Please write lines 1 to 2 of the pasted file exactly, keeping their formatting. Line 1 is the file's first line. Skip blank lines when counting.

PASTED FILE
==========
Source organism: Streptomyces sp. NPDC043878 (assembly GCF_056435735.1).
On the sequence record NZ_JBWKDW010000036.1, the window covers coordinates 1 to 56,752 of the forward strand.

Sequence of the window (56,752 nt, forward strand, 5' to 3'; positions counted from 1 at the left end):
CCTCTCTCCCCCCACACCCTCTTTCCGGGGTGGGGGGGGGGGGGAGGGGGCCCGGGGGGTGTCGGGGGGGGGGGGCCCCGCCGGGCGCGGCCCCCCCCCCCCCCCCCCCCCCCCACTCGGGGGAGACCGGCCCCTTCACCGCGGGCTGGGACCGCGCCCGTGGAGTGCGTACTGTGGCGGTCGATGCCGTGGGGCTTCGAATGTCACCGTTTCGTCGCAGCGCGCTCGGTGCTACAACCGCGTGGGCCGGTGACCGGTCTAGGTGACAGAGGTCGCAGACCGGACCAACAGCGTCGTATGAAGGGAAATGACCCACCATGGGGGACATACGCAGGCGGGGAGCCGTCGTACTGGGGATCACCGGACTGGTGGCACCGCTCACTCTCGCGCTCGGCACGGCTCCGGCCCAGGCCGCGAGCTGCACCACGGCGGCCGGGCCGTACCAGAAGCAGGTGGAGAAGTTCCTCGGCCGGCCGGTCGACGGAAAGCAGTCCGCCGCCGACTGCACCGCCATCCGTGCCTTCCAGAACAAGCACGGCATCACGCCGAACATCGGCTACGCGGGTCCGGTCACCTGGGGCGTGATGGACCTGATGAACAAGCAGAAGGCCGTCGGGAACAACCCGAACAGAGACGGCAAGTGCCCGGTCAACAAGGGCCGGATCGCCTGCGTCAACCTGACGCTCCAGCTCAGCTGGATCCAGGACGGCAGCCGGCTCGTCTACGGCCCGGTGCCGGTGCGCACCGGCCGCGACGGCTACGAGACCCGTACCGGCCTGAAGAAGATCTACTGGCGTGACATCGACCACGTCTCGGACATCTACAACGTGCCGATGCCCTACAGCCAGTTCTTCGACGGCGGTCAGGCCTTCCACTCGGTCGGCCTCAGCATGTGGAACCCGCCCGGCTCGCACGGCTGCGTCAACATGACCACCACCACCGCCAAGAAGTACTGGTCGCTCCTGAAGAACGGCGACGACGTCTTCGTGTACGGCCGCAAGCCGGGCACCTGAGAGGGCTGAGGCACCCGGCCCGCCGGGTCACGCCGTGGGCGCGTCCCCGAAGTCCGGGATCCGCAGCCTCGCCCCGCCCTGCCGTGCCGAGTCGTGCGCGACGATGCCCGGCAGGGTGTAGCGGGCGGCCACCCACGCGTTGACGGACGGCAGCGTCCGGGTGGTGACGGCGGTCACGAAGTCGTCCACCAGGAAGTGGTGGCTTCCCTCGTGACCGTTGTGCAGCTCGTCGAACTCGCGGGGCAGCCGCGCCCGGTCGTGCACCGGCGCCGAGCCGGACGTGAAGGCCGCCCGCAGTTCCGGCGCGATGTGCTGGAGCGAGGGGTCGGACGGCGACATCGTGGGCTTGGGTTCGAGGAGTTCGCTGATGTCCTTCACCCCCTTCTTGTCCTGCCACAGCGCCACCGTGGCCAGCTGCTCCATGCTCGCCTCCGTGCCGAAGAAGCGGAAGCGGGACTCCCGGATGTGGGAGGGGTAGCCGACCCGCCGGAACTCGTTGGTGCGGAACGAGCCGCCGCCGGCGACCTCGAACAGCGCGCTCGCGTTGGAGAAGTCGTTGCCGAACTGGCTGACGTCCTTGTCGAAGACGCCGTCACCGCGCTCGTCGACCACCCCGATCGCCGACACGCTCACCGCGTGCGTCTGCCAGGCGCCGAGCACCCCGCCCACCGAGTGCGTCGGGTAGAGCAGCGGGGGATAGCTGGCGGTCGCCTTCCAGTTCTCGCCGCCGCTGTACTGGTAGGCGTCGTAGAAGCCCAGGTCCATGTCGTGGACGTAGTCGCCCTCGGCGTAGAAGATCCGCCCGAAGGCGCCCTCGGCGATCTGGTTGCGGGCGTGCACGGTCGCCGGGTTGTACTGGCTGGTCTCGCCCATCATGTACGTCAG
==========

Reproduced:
Source organism: Streptomyces sp. NPDC043878 (assembly GCF_056435735.1).
On the sequence record NZ_JBWKDW010000036.1, the window covers coordinates 1 to 56,752 of the forward strand.